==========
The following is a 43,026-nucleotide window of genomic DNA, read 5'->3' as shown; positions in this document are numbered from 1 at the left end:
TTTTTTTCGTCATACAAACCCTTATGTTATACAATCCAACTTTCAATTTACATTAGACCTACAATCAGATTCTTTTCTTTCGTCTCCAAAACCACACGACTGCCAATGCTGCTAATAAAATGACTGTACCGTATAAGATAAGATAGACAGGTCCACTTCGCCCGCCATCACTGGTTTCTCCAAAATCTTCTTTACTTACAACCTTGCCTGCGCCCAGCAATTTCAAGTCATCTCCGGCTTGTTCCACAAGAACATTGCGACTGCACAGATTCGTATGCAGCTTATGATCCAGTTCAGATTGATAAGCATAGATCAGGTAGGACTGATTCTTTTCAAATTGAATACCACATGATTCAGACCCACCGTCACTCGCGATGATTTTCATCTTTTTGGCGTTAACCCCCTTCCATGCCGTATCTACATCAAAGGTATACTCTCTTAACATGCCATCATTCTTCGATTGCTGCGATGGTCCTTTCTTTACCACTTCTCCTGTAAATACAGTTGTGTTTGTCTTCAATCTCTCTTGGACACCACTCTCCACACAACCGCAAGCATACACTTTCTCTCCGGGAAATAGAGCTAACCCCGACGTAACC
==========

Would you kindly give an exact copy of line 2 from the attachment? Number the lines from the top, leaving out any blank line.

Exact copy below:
TTTTTTTCGTCATACAAACCCTTATGTTATACAATCCAACTTTCAATTTACATTAGACCTACAATCAGATTCTTTTCTTTCGTCTCCAAAACCACACGACTGCCAATGCTGCTAATAAAATGACTGTACCGTATAAGATAAGATAGACAGGTCCACTTCGCCCGCCATCACTGGTTTCTCCAAAATCTTCTTTACTTACAACCTTGCCTGCGCCCAGCAATTTCAAGTCATCTCCGGCTTGTTCCACAAGAACATTGCGACTGCACAGATTCGTATGCAGCTTATGATCCAGTTCAGATTGATAAGCATAGATCAGGTAGGACTGATTCTTTTCAAATTGAATACCACATGATTCAGACCCACCGTCACTCGCGATGATTTTCATCTTTTTGGCGTTAACCCCCTTCCATGCCGTATCTACATCAAAGGTATACTCTCTTAACATGCCATCATTCTTCGATTGCTGCGATGGTCCTTTCTTTACCACTTCTCCTGTAAATACAGTTGTGTTTGTCTTCAATCTCTCTTGGACACCACTCTCCACACAACCGCAAGCATACACTTTCTCTCCGGGAAATAGAGCTAACCCCGACGTAACC